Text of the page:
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19 Aug, 2013 10:29

Famous anti-gay Russian MP mulls homeless’ resettlement to rural areas

Famous anti-gay Russian MP mulls homeless’ resettlement to rural areas

Legislators in Russia’s second largest city have suggested building special dormitories in remote villages to accommodate the country’s homeless population, estimated at 4 million.

The plans were disclosed by St Petersburg municipal deputy Vitaly Milonov, the Russian MP made famous for sponsoring the ban on gay propaganda and later discussing it personally with British actor and intellectual Stephen Fry.

The deputy from the ruling United Russia party told Izvestia daily that setting up a network of special centers would save the vagrants from the severe and often lethal winter cold.

Moving the homeless to the scarcely populated regions would further eliminate the threat of contagious diseases, the politician added.

Milonov also suggested putting the health ministry in charge of such centers so that they could monitor the health of the residents and provide regular vaccination against dangerous infections. He implied that the state would also provide those who agree to stay in such centers with work, but did not elaborate on its nature.

At the same time, the legislator emphasized that re-settlement to the new centers must be voluntary and that transients must be offered the alternative of temporary shelter within city limits.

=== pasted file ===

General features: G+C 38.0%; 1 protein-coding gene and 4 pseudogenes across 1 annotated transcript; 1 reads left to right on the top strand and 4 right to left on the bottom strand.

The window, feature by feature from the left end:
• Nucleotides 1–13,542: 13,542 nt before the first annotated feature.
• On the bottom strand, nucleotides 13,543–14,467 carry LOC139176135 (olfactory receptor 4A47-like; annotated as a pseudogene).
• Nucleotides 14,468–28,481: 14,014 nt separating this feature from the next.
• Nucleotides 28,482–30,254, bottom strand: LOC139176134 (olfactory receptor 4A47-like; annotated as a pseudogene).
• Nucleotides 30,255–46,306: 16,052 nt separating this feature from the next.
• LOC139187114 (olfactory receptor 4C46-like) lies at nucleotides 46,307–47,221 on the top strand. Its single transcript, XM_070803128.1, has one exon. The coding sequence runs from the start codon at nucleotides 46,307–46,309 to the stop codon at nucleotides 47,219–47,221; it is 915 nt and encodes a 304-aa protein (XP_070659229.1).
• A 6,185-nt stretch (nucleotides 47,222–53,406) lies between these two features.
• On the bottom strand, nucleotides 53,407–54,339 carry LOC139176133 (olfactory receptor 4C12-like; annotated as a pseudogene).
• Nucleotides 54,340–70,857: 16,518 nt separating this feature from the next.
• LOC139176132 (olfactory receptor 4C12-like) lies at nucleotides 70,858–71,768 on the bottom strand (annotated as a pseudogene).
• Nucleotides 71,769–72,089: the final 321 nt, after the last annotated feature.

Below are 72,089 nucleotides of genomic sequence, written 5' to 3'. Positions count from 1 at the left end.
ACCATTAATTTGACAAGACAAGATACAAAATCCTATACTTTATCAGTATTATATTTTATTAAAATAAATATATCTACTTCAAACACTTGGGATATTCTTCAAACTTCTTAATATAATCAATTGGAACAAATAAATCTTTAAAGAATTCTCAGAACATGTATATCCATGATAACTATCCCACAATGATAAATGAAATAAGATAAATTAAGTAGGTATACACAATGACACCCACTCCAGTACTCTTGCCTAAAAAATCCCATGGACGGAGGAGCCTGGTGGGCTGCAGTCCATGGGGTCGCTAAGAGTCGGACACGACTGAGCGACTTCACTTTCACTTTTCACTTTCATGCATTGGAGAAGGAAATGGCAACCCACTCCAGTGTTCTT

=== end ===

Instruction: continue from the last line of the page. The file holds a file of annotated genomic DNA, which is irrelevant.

Presently there are about two dozen homeless shelters in Russia’s largest cities of Moscow and St Petersburg, which have a population of 12 and 5 million people respectively. Each shelter can host no more than 60 people at a time.

RIA Novosti/Anna Volkova

The overall number of homeless people in Russia is difficult to estimate, although Izvestia quoted the unofficial figure of 4 million. Adding to the problem, last year courts all over the country ruled to evict over 20 thousand people without offering them alternative accommodation.

Sources in the Health Ministry and the State Duma said that though the initiative seemed interesting, it was too early to consider implementing the plan. Several MPs told Izvestia that they wanted to see a pilot project for a regional center in action so they could judge its advantages and drawbacks.

The politicians also suggested that the project’s implementation would demand very serious funding and the sources for this funding are not yet clear.

Upper House member Igor Chernyshev went even further, saying that he doubted the idea would be popular among the transients themselves. “The homeless are a specific culture that is present not only in our country, but also in richer nations. The homeless like their lifestyle, it is comfortable for them. I think that the state should not meddle in this process, instead we must simply form a different culture in the society,” the politician noted.

A representative of a charity that works with the homeless told reporters that very few of them would agree to live in special centers in rural regions.

“People go to the cities to find work. If you offer them a home this still would not solve the employment problem. The majority of the urban homeless are workers and they have nothing to do in the country,” said Maksim Yegorov from the Nochlezhka charity.